I felt uncomfortable then, but I have since learned not to. In this part of the world, one may watch early-evening TV (the Czech station Nova) and see a naked woman giving the weather report (tomorrow's weather roughly corresponds to the warmth of the outfit this naked nymph puts on). The first time I saw this, I wondered how many angry letters the station gets a week, and if they've been sued.
In the end, there is something deeply attractive about a country in which naked breasts are not objects of shame, while people reduced to begging through misfortune and bad choices are humbled by the experience. It's at least superior to America's shame dichotomy, in which the body is taboo and beggars hound strangers.
But both Slovakia and America seem to have changed since I left there and came here. In recent years, New York State's highest court made it legal for woman to go topless where men are allowed to go topless. Few women have taken advantage of this freedom yet, but it's a sign that American attitudes about the naked body may be shifting.
And in Slovakia, beggars may be turning their backs on mea maxima culpa and learning a western cockiness, if their behaviour is any indication. In the last two years, I've seen fewer people kneeling penitently with their hands cupped, and more lounging with laconic hands outstretched.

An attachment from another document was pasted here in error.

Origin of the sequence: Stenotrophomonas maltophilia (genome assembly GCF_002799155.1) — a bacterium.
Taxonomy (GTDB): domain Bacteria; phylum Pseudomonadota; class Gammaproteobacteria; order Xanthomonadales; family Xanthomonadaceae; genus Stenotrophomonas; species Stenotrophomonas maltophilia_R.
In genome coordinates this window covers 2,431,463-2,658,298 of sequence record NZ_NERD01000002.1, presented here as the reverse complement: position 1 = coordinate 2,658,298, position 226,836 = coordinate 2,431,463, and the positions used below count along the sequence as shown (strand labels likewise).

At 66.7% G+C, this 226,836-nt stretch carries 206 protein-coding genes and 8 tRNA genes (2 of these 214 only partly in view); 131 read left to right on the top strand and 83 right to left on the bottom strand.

One beggar in particular has caught my eye. He sits under the archway at Michalská brána in Bratislava's Old Town. He has a cushion beneath his knees, his hands are extended into the walkway, and a vast joy seems to be simmering below the surface of his expression - you imagine that if you give him a crown, you'll see the ecstasy of a lottery winner. He is an actor extraordinaire, he gets money by invading your personal space with his eyes, and he shows no signs of shame.
I see this man at other times in front of Stará Tržnica drinking beer with his buddies. He is all loose elbows and easy grins. He seems so at ease with his life and decisions that sometimes I have the urge to approach him, because he reminds me of something - he reminds meof home.
26. Feb 2001 at 0:00 | Matthew J. Reynolds